This small freshwater fish is a unique Canadian endemic that is restricted to a single small lake in coastal British Columbia (BC). The wildlife species is highly susceptible to extinction from aquatic invasive species introductions that have been observed to cause rapid extinction of similar species in at least two other lakes. Invasive aquatic species continue to increase in lakes on adjacent Vancouver Island and the lower mainland of BC, and there is, therefore, a reasonable likelihood that invasives could be introduced into the habitat of the species over the next 10 years. This species is also susceptible to habitat loss and degradation from water extraction and land use activities in the surrounding landscape.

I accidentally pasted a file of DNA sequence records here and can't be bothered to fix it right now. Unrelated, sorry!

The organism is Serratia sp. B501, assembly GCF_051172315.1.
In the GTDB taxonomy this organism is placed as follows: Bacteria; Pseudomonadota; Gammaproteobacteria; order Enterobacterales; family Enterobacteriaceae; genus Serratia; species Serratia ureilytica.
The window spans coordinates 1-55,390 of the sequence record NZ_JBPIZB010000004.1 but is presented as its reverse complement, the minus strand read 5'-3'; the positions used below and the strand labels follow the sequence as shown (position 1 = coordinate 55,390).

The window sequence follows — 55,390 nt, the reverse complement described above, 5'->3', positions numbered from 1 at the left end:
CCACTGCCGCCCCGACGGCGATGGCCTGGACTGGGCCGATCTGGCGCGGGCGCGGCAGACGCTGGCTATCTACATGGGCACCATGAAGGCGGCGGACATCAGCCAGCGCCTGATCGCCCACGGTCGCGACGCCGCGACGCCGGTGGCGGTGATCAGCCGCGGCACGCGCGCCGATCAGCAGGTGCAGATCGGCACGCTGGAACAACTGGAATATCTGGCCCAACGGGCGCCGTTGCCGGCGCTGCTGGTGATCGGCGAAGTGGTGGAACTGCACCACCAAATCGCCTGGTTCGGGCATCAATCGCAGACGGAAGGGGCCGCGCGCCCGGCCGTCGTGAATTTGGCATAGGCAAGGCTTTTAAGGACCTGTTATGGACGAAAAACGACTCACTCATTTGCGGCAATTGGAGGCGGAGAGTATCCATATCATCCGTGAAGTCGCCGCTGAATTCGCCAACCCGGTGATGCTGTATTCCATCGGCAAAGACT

Occurrence
British Columbia

Status history
Designated Threatened in April 1998. Status re–examined and confirmed in April 1999. Status re–examined and designated Endangered in May 2000. Status re–examined and confirmed in April 2010.

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COSEWIC Executive Summary

Paxton Lake Benthic and Limnetic Threespine Stickleback Species Pair Gasterosteus aculeatus

Species information